Monday, December 7, 2015

BRC Commercial (South Chicago) Yard and Jeffery Enginehouse

(see below for satellite information; Dec 2019: this is a total rewrite of what was published Dec 2015)

I've seen two names for this yard: Commercial and South Chicago. And the engine servicing facilities on the west side of the yard have their own name: Jeffery. More on Jeffery below.

Steven J. Brown posted
Two ex-Reading GP's and one ex-PC drag a Conrail transfer out of the Belt Railway of Chicago yard up onto the ex-PRR main at South Chicago under the Skyway - October 9, 1977.
[This BRC connection to NS is one of the few tracks left in this area.]
The west half of the yard is now vacant land. Once again, we see vacant land in Chicago that is going to be hard to reuse because it is elevated. The tracks on the south side in the 1938 aerial was Rock Island's South Chicago Yard. Chicago Rail Link (CRL) has removed that yard.

1938 Aerial Photo from ILHAP
Arturo Gross caught a train going down that connector towards Commercial Yard.
Arturo Gross Flickr, Jul 1996, this photo used with specific permission
BW060-BRC 601 07-1996
BRC Alco C424s 601 and 603 lead a trio of SP GEs under the Chicago Skyway toward's BRC's Commercial Ave Yard July 1996.
I could not find Commercial Yard in my goto reference for Chicago --- B&OCT's industry service map. Fortunately, Google found a Train Orders posting that had CSX_ENG's comment: "Commercial Ave Yard is alongside 95th between Stoney Island and Commercial Ave." Given that info, I was able to determine it was labeled "S. Chicago Yd. (BRC)" on the B&OCT map:

According to some Facebook comments I read, the railroad that currently interchange with BRC here are CRL and South Chicago and Indiana Harbor (the old CSL).

Bob Lalich Flickr, Oct 1994
BRC Commercial Ave Yard
A CSS transfer has just cut off from its train and passes the old BRC Commercial Ave Yard office in South Chicago, 10-94.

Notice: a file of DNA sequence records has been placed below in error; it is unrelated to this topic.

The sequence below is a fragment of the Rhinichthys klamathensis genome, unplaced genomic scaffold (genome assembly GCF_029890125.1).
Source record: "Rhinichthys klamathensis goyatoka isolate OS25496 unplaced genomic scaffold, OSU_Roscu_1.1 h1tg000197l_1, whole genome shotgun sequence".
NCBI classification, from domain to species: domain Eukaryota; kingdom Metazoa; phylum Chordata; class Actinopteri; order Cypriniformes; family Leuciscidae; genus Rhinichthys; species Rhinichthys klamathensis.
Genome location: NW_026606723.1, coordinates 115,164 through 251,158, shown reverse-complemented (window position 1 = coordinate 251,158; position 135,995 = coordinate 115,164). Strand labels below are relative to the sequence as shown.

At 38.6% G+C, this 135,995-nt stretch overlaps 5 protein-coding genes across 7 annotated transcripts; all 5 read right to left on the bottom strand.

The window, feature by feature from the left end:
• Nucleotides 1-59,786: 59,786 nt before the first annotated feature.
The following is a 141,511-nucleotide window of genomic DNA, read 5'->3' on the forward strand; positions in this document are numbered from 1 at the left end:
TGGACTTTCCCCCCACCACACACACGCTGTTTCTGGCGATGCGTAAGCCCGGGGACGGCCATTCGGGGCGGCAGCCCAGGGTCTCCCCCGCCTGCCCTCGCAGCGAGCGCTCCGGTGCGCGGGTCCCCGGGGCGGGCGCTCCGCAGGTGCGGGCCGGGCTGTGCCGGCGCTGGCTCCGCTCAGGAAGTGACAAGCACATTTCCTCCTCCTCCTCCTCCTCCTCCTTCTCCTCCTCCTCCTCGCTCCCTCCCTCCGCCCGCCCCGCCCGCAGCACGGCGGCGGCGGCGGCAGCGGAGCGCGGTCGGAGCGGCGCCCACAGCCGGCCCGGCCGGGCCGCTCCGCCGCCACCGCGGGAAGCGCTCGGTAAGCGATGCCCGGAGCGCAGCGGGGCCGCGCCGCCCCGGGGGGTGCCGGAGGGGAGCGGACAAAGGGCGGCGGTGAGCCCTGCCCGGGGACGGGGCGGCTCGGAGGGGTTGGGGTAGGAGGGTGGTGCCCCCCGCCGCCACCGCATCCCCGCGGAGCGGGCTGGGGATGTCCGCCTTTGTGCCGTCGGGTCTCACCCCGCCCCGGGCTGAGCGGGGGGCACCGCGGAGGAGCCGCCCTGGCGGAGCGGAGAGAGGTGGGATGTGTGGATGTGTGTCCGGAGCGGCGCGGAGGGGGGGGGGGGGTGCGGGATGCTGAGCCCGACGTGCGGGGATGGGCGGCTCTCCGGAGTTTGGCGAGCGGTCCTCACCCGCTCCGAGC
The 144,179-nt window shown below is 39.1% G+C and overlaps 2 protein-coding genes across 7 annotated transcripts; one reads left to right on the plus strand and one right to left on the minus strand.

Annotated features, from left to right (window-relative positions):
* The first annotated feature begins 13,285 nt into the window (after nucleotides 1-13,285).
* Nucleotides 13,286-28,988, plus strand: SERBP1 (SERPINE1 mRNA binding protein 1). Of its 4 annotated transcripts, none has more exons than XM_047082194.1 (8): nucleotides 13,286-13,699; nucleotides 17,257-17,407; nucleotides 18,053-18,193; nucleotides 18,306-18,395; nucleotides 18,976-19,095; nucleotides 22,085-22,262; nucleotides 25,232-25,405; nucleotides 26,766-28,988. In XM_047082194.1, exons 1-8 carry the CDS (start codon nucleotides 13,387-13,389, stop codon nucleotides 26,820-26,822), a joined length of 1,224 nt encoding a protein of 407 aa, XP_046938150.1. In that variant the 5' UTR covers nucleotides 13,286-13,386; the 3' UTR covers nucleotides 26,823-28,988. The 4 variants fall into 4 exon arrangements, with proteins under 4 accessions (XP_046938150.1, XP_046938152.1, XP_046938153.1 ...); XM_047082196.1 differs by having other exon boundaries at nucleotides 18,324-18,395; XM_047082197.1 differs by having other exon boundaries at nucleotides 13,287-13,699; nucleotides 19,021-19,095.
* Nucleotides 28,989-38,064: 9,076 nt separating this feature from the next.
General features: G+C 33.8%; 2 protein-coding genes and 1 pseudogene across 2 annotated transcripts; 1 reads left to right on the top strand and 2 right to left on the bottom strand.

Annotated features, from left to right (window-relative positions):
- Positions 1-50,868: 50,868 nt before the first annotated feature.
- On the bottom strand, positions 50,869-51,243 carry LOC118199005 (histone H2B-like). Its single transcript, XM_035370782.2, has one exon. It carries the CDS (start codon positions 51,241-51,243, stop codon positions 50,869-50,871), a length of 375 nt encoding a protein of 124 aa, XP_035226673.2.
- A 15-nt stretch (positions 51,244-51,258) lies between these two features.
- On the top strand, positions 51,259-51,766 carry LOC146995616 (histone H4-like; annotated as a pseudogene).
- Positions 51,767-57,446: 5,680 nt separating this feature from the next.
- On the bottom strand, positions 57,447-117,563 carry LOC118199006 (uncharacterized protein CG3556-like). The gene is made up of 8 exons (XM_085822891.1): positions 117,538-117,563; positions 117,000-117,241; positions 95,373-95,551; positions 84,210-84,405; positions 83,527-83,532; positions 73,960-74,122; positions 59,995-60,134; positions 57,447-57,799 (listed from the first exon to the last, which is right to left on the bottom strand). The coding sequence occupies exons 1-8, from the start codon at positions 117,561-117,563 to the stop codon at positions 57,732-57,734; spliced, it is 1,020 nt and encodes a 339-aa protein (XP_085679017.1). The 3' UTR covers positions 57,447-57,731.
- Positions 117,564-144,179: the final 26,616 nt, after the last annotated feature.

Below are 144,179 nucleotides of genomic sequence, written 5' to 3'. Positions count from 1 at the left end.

The foundation for the yard office still exists because it also functions as part of the embankment wall.
Bob Lalich Flickr, Oct 1993
BRC Commercial Ave Yard
These CP and Soo Line locomotives just delivered a coal train to the BRC at Commercial Ave Yard, 10-93.
[You can see the top of the Pennsy+NYC lift bridges in the right background and the approach to the Skyway in front of them.]

Kevin Piper posted
By the 1990's, everybody's favorite Chicagoland Alco locomotives were also about the ONLY Alco's to be found still in daily service in that area. This was the last time I photographed them. Belt Railway C424's 605 and 600 are departing the Commercial Avenue Yard in South Chicago on 3-25-91.
John DeWit Woodlock II posted
BRC 605,604,SP 223,222,112 @ Commercial Ave Yard-Chicago,IL 20 JAN 97.

Jeffery Enginehouse

BRC South Chicago Enginehouse
This engine servicing facility was tucked away at the west end of BRC's Jeffrey Yard. It was torn down not long after this shot, 10-86.

Mark Malnekoff posted three photos with the comment: "Spring of 1983 the only time i ever saw the BRC's South Chicago enginehouse. Chicago, IL. circa March 1983"
Dennis DeBruler The enginehouse would have been setting in those weeds. We can see the elevated yard in the background.!3m6!1e1!3m4!1sGFf...




Marc Malnekoff posted

TrainOrders has some more photos. I can only access the thumbnails, but that is no problem because I'm more interested in the comments than the photos. The comments indicate the enginehouse was close to Paxton Avenue and 94th Street. That made sense because Jeffery Avenue is the next underpass to the West. However, the land was elevated here and full of tracks in the 1938 aerial photo. Bob Lalich's comment indicated 94th and East Avenue. But Google Maps identified East End Ave as a short diagonal road up by the Pennsy+NYC 8-track corridor. I tried looking for an East End south of that little diagonal road. I didn't find it until after I found East End down by 94th. Once I found East End + 94th, it was easy to spot the enginehouse on the 1938 aerial. And it appears as though the concrete floor still exists on Google Maps. Once again, the land scars of an engine service facility is "preserved" because it is probably contaminated.
1938 Aerial Photo from ILHAP, zoomed in to photo resolution
It looks like that enginehouse was built to serve diesel engines. This makes sense because BRC used switchers and switchers were the first locomotives that were switched from steam to diesel. This enginehouse avoided having to run locomotives all the way back to Clearing Yard for servicing. The distance would not have been as big an issue as the congestion of some of the junctions it would have to go through.

Historic Aerials indicated the building existed in 1988, but it was gone by 1998.


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